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A novel experimental porcine model to assess the impact of differential pulmonary blood flow on ischemia-reperfusion injury after unilateral lung transplantation.

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BACKGROUND: Primary graft dysfunction (PGD) remains a major obstacle after lung transplantation. Ischemia-reperfusion injury is a known contributor to the development of PGD following lung transplantation. We developed a novel approach to assess the impact of increased pulmonary blood flow in a large porcine single-left lung transplantation model. MATERIALS: Twelve porcine left lung transplants were divided in two groups (n = 6, in low- (LF) and high-flow (HF) group). Donor lungs were stored for 24 h on ice, followed by left lung transplantation. In the HF group, recipient animals were observed for 6 h after reperfusion with partially clamping right pulmonary artery to achieve a higher flow (target flow 40-60% of total cardiac output) to the transplanted lung compared to the LF group, where the right pulmonary artery was not clamped. RESULTS: Survival at 6 h was 100% in both groups. Histological, functional and biological assessment did not significantly differ between both groups during the first 6 h of reperfusion. injury was also present in the right native lung and showed signs compatible with the pathophysiological hallmarks of ischemia-reperfusion injury. CONCLUSIONS: Partial clamping native pulmonary artery in large animal lung transplantation setting to study the impact of low versus high pulmonary flow on the development of ischemia reperfusion is feasible. In our study, differential blood flow had no effect on IRI. However, our findings might impact future studies with extracorporeal devices and represent a specific intra-operative problem during bilateral sequential single-lung transplantation.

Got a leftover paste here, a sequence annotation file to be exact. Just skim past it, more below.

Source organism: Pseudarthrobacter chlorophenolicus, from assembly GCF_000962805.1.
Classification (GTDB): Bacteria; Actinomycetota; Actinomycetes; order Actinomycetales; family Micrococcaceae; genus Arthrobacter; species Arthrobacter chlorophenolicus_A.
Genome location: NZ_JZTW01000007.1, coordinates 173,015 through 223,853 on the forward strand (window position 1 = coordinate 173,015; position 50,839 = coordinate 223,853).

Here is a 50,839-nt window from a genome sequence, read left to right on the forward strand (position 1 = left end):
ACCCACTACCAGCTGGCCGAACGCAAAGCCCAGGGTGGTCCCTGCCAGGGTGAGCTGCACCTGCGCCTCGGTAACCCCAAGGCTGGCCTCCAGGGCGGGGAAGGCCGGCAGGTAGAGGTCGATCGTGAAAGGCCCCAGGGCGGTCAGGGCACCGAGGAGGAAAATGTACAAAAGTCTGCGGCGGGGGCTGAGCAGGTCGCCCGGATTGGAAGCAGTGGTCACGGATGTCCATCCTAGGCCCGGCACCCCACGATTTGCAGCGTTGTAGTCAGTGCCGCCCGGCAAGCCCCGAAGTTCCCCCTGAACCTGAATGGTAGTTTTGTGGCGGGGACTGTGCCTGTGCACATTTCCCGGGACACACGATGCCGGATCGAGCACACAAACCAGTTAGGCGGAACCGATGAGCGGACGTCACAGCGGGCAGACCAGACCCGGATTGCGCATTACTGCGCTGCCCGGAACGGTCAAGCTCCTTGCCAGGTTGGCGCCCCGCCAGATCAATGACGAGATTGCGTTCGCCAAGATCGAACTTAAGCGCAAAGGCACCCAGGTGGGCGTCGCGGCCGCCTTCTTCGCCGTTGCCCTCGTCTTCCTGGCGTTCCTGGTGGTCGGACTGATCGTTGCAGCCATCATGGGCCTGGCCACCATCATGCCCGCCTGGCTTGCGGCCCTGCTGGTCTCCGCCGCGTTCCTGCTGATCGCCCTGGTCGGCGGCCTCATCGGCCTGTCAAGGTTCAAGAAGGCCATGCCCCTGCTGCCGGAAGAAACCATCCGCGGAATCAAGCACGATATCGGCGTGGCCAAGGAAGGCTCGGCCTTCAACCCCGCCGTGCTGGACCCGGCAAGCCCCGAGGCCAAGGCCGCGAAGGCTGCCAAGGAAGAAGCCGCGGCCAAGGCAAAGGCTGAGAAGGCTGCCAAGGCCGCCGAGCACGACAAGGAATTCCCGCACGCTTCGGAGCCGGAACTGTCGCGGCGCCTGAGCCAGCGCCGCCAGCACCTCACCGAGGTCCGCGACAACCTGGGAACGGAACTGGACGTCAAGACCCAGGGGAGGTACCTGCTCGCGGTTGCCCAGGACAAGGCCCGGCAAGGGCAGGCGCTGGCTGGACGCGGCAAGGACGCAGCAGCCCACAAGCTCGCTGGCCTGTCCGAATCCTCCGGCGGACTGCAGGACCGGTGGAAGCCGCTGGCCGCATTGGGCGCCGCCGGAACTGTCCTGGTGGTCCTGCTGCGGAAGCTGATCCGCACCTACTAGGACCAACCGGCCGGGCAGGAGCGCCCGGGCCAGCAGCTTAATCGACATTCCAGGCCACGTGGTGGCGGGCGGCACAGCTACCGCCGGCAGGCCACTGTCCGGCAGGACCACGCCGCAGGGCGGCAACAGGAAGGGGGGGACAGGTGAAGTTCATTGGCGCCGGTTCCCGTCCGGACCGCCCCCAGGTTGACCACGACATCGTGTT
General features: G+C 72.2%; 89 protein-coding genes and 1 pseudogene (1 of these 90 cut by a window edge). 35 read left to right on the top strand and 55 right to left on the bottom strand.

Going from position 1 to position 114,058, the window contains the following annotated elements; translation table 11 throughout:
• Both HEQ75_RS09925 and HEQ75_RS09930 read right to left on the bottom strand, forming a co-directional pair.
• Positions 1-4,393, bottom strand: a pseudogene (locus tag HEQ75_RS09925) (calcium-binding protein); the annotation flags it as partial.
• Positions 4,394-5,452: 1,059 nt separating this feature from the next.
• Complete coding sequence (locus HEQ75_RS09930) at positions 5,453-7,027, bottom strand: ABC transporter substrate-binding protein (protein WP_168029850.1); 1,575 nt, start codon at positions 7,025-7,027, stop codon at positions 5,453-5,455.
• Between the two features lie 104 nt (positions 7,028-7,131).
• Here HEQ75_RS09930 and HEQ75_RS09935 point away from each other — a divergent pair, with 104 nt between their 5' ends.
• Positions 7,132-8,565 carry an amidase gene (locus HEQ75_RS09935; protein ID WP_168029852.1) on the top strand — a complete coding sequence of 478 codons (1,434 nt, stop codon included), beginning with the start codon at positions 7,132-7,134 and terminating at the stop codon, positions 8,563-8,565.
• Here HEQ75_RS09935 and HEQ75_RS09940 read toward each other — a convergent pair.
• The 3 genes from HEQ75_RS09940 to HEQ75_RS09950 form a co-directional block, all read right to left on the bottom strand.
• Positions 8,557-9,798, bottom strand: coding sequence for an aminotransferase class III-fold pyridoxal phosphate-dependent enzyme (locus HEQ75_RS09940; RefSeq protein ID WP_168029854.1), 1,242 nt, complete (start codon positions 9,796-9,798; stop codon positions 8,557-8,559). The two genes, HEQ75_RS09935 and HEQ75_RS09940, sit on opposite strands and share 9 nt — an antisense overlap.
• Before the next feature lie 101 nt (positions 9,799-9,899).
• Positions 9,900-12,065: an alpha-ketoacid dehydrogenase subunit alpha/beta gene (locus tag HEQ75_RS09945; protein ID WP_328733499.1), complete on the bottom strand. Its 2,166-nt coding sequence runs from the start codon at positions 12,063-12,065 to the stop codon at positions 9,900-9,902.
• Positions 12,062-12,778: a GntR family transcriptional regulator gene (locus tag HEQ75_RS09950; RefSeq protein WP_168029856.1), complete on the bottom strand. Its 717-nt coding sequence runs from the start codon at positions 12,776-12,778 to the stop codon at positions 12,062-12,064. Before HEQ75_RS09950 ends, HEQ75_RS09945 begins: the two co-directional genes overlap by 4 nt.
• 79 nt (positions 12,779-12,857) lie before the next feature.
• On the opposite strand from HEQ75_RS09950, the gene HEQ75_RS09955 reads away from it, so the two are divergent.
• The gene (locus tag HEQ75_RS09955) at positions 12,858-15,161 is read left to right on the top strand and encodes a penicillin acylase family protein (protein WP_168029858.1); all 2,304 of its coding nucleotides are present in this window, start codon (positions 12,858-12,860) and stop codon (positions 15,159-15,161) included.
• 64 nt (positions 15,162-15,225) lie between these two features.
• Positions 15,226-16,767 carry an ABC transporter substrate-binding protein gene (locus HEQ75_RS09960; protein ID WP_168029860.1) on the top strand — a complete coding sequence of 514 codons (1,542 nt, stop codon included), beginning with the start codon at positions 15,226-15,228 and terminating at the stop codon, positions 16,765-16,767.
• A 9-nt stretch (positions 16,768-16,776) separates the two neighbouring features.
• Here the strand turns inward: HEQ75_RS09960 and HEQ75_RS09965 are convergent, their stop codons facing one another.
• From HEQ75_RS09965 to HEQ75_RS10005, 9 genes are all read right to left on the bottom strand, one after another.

Tijdschrift: Intensive Care Medicine Experimental
Issue: 1
Volume: 9
Pagina's: 4
Jaar van publicatie:2021